Board of engineers backs OFW examineesBy Irene R. Sino Cruz, Monica Feria
The Board of Civil Engineers had warned the chair of the Professional Regulation Commission (PRC) that the reformatted licensure examination they were sending to overseas testing centers needed fine-tuning. As it was, it seemed near impossible to pass.
Apollo Enriquez, chair of the Civil Engineering (CE) Board, had written PRC chair Teresita Manzala last November, saying he was “deeply worried” that the sudden increase in the number of questions from 30 to 100 per set—without any adjustment in the time given for solving complex problems—was “extremely difficult” and may only encourage guessing. This would only decrease the effectiveness of the tests aimed at judging professional proficiency, he added in his letter, a copy of which was obtained by the Inquirer.
He urged the PRC to reconsider its decision, warning that if it pushed through with the controversial examination, initially in the Middle East, it “will result in a drastic drop in passing the percentage, and may even result in a zero passing” rate.
Enriquez, together with CE Board members Praxedes Bernardo and Nigel Paul Villarete, urged the commissioners to allow them to first “fine-tune the CE professional board examinations” so as not to disenfranchise the overseas examinees.
The appeal of the Board was denied by the PRC.
True enough, out of 151 engineering examinees who took the reformatted special OFW exam administered last December 9 to 11, 2011, in Abu Dhabi, United Arab Emitates; Jeddah and Riyadh in Saudi Arabia; and Doha in Qatar, only one passed—a drop from an average passing rate over the years of about 30 percent to less than one percent (0.66 percent to be exact).
The results, a member of the CE Board later reflected, were a “glaring anomaly.”
As early as Dec. 21, the Philippine Institute of Civil Engineers in the Eastern Province of Saudi Arabia (PICE-EPSA chapter) wrote to Manzala crying: “This is unfair!”
The overseas engineers noted that examinees in the Philippines were given the standard 30-question per set test.
In behalf of the examinees in his area, PICE-EPSA president Feleo Gines requested an explanation from the PRC. This has been followed by similar protests from other overseas Filipino engineers groups.
“We consider this so-called adjustment, unreasonable and unfair to the examinees here in the Middle East,” said PICE-Qatar president Delfino de Leon in his letter, also demanding an explanation from the PRC chair.
Manzala, a former labor attaché and official of the Department of Labor, was appointed chair of the PRC in January 2010.
So far she has not formally replied to the letters of the overseas engineer associations.
When earlier sought for comment, PRC spokesperson and chief of staff Louis Valera defended PRC’s move. He said: “It is within the discretion of the PRC board to give 100-item questionnaires because it is in the table of specifications.”
As for the lack of an advisory on the changes, Valera said: “The PRC does not need to advise them (licensure examination takers) because they are supposed to be well aware of this.”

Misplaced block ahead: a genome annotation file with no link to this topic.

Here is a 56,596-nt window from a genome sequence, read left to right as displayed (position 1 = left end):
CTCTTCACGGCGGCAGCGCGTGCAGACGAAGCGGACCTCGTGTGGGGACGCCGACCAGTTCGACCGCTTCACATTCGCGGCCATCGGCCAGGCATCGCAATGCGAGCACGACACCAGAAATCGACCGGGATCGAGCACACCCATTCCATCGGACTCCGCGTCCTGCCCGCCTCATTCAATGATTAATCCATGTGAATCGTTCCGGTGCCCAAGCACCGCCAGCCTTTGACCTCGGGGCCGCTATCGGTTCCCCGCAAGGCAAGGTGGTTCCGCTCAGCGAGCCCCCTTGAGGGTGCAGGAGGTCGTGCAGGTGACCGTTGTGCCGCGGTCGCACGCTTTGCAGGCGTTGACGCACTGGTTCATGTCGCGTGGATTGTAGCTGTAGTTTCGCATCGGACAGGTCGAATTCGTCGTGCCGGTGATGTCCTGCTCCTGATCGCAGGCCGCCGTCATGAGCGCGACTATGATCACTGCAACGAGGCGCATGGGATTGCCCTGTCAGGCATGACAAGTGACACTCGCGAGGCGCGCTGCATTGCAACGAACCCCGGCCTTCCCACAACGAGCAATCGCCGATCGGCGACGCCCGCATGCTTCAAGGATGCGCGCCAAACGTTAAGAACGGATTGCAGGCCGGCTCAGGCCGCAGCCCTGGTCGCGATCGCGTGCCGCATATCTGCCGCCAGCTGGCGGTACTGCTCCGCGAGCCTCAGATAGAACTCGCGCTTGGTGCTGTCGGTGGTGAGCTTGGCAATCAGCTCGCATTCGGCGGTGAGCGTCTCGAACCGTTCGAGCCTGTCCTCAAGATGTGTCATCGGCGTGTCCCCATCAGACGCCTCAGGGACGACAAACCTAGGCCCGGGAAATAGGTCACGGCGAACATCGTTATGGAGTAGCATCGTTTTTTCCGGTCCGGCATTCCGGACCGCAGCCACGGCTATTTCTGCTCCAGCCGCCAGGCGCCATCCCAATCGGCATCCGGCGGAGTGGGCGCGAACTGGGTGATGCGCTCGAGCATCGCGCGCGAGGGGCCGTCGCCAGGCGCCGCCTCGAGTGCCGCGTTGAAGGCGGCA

The board’s discretion, Valera claimed, was based on “the responsiveness of the examinations to current trends to ensure the competitiveness of takers in their respective fields.”
Status quo call
Villarete, who has since resigned from the CE Board to become general manager and CEO of the Mactan-Cebu International Airport Authority, confirmed that the board had sought reconsideration of the PRC decision to reformat the exam.
Contacted by the Inquirer, Villarete urged the PRC to return to its old format in the meantime as the Commission has yet to address the concerns raised over the recent examinations in the Middle East.
If the PRC really wanted to upgrade licensure examinations, he suggested that board work first be done for the amendment of the Civil Engineering syllabus, format and time schedule.
Villarete also confirmed he sent a follow-up letter to the PRC last January that contained these suggestions.
In that letter, he had described the Middle East exam as “unfortunate.”
“It is highly improbable that we suddenly have a batch of examinees so incompetent that their passing percentage is less than 1 percent.
“The near-to-zero passing is attributed to the examination format and administration,” he had concluded.
“Increasing the number of questions to 100 is not the problem—it is the limited time allocated per subject which is the problem. If the number of questions is increased as desired by the commission, then the time duration for the subject should be increased accordingly,” he added in an e-mailed message to the Inquirer.
He reiterated that it would be extremely difficult for examinees to pass with only three minutes allotted per question.
“If we need to give 100 problems, well and good. I can agree with that. But give them enough time to solve the 100 problems,” he said.
Villarete said it all depended on the discretion of the commission, which had “the full authority to make the decision.”
Regarding the rejection of the board’s appeal for reconsideration last November, Villarete said, “The board is always cognizant of the administrative power of the PRC … and so we complied.”